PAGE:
The ‘Big Three’ Exercises You Need To Kiss Lower Back Pain Goodbye

Once I've been sitting at my desk without moving for, oh, about five hours, my back starts to feel like it's made of stone rather than bones, nerves, ligaments, and muscles. As almost every 9-5er knows, standing up, cracking your back, and performing some '80s-style aerobic exercises for lower back pain all offer some temporary relief. But what you do at the gym matters, too, according to Stuart McGill, PhD, professor emeritus of spine biomechanics at the University of Waterloo in Ontario.

Think of your spine as the mast of ship and the muscles that surround it as the rigging, says Dr. McGill. "The mast has to have a bit of flexibility, but essentially must be held firm by rigging to prevent it toppling," he tells Daily Mail. "Similarly, the spine needs strong muscles to hold it firm, so it can transmit energy from the shoulders and legs and minimize stresses that lead to pain."

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Years of research have led Dr. McGill to recommend the "big three" set of exercises for lower back pain (a trifecta, if you will) designed to stabilize the spine both during and after a workout. Instead of focusing on stretching or strength, his moves are targeted toward endurance. That's because he found that most people experience lower back pain have poor movement, which tends to happen when you're fatigued. By improving endurance, posture and form can be improved. "

True spine stability is achieved with a ‘balanced’ stiffening from the entire musculature, including the rectus abdominis and the abdominal wall, quadratus lumborum, latissimus dorsi and the back extensors of longissimus, iliocostalis and multifidus," Dr. McGill tells Ace Fitness.

As complicated as the physiology behind the moves may be, these exercises for lower back pain are probably already familiar to you. It's easy to learn the three moves that form the backbone of maintaining a healthy spine.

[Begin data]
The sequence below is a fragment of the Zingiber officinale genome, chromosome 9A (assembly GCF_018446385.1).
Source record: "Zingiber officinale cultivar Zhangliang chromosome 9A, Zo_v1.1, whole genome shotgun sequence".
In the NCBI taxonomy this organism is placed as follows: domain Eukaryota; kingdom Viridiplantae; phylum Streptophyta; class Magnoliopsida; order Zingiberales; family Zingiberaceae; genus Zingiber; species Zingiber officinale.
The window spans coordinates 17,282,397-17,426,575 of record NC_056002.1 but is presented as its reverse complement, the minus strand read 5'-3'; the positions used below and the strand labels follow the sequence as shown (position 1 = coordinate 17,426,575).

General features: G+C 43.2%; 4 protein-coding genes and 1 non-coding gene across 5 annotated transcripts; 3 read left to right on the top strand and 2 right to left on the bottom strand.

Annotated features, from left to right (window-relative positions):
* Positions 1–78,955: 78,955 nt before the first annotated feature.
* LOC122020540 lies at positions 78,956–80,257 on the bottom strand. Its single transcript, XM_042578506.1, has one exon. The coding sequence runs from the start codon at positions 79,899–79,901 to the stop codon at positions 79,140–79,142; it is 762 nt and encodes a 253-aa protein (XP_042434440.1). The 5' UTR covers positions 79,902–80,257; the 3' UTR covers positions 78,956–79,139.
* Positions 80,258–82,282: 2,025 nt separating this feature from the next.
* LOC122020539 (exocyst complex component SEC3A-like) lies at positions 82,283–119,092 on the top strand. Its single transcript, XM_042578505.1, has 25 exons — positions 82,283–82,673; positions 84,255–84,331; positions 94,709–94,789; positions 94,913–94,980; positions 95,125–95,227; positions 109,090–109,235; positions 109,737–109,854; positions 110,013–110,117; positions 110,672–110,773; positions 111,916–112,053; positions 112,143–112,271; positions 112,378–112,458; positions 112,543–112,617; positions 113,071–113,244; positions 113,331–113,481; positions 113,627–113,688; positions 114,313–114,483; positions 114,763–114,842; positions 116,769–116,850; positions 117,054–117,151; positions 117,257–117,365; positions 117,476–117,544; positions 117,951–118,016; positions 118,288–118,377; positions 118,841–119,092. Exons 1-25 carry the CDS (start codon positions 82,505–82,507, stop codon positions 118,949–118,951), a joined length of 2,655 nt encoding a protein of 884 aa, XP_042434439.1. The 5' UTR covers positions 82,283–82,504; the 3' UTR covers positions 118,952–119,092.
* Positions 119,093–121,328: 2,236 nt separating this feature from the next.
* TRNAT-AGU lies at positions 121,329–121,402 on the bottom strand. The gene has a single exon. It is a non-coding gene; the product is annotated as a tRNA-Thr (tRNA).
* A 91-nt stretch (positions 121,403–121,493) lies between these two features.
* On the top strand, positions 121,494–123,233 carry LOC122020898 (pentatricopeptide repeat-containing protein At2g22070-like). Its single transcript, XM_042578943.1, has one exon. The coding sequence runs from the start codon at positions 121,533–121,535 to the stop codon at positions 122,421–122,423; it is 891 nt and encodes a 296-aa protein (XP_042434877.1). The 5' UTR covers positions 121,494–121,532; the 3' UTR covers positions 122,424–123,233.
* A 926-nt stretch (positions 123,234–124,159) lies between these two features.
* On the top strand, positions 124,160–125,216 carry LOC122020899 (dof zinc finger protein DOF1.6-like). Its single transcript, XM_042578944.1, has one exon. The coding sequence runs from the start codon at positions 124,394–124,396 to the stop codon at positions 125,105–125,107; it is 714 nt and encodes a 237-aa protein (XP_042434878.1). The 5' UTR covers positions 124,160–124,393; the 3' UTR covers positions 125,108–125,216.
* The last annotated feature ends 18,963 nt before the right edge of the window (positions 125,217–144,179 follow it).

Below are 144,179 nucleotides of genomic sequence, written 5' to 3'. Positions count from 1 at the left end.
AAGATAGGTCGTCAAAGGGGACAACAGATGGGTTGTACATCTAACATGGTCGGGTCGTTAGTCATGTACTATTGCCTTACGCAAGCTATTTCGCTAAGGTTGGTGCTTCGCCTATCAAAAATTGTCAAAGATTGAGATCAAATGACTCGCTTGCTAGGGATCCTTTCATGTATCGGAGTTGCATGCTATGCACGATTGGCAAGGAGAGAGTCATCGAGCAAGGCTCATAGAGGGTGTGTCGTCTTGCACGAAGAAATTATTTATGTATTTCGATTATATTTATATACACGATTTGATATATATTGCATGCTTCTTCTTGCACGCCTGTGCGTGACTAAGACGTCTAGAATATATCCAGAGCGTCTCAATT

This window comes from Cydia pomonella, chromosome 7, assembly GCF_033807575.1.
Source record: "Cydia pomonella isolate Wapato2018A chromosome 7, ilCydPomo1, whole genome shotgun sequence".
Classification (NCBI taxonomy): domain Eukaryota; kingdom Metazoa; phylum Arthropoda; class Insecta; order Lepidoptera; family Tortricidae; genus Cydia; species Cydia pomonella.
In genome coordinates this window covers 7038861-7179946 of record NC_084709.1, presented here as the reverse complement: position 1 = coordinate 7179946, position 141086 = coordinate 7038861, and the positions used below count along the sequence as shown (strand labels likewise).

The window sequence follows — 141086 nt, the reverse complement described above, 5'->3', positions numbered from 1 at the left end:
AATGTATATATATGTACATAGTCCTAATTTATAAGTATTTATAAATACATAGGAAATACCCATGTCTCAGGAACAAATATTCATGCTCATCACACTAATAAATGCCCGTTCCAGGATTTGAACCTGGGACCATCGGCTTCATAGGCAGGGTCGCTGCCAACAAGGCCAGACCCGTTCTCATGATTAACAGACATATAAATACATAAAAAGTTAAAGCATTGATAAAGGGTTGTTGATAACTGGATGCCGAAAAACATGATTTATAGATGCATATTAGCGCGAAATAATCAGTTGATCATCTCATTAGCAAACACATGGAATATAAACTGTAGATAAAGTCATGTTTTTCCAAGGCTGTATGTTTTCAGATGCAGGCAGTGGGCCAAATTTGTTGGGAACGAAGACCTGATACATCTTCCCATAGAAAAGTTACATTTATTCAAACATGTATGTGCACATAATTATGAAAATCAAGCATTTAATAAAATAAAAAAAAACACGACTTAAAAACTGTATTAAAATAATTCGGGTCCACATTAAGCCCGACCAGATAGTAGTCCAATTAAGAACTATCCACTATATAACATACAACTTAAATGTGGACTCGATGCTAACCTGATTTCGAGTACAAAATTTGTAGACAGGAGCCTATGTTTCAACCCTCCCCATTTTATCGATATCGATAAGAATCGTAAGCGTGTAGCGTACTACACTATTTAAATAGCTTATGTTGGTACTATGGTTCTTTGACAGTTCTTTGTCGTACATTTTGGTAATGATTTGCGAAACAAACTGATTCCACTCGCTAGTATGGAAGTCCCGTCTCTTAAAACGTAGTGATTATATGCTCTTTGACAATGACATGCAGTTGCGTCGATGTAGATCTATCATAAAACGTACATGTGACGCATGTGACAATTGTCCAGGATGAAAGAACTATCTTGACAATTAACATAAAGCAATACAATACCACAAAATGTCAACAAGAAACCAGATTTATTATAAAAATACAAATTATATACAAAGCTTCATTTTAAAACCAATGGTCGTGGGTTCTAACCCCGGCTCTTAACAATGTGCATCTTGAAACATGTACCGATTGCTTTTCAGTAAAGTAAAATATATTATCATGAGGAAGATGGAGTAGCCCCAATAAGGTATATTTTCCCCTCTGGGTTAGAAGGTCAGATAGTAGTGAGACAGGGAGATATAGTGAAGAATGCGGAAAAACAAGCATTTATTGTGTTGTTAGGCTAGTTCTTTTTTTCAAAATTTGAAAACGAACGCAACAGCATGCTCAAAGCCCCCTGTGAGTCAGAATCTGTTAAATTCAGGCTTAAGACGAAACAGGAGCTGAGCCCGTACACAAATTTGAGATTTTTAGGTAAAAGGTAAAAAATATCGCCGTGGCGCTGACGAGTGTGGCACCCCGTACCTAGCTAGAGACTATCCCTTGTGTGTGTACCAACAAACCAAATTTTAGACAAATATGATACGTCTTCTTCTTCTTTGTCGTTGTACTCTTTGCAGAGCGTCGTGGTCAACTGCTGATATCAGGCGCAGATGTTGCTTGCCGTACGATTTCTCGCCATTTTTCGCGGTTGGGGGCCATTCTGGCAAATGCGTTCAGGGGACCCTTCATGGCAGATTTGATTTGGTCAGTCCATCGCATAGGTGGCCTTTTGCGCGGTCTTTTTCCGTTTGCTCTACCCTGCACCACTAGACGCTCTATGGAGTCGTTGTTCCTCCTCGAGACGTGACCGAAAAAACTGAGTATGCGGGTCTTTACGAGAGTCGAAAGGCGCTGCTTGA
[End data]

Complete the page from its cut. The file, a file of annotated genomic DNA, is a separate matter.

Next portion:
Kiss back pain goodbye with the "Big Three" exercises for lower back pain

1. The curl-up

Dr. McGill is no fan of sit-ups. Instead he prefers a simple curl-up. Around the 9:20 mark, Chloe De Winter demos how to do a typical curl-up. McGill's version is slightly modified. Start by lying on your back with one leg straight and the other knee bent. Place your hands under your low back and crunch your head, shoulders, and neck off your back at the same time. Hold for 10 seconds and slowly lower back down.

Reps: Complete three sets. For the first set, perform eight reps. For the second, six. For the third, four. Make sure to do an even amount on each side.

2. The side bridge

The side bridge strengthens the muscles that keep your spine stable. Lie on one side with your knees bent and prop yourself up on one elbow. Place your free hand on your opposite shoulder. Lift your hips off the floor for 10 seconds. (If you want, you can straighten your legs so you're in more of a side plank.)

Reps: Complete three sets. For the first set, perform eight reps. For the second, six. For the third, four. Make sure to do an even amount on each side.

3. The bird dog

Your spine remains still for this move, which focuses on strengthening the muscles that surround it. From your hands and knees, raise your left arm forward while kicking your right leg back. Make sure your body is as flat as possible from head to toe. Hold for 10 seconds.

Reps: Repeat the 10-second hold three times on each side.

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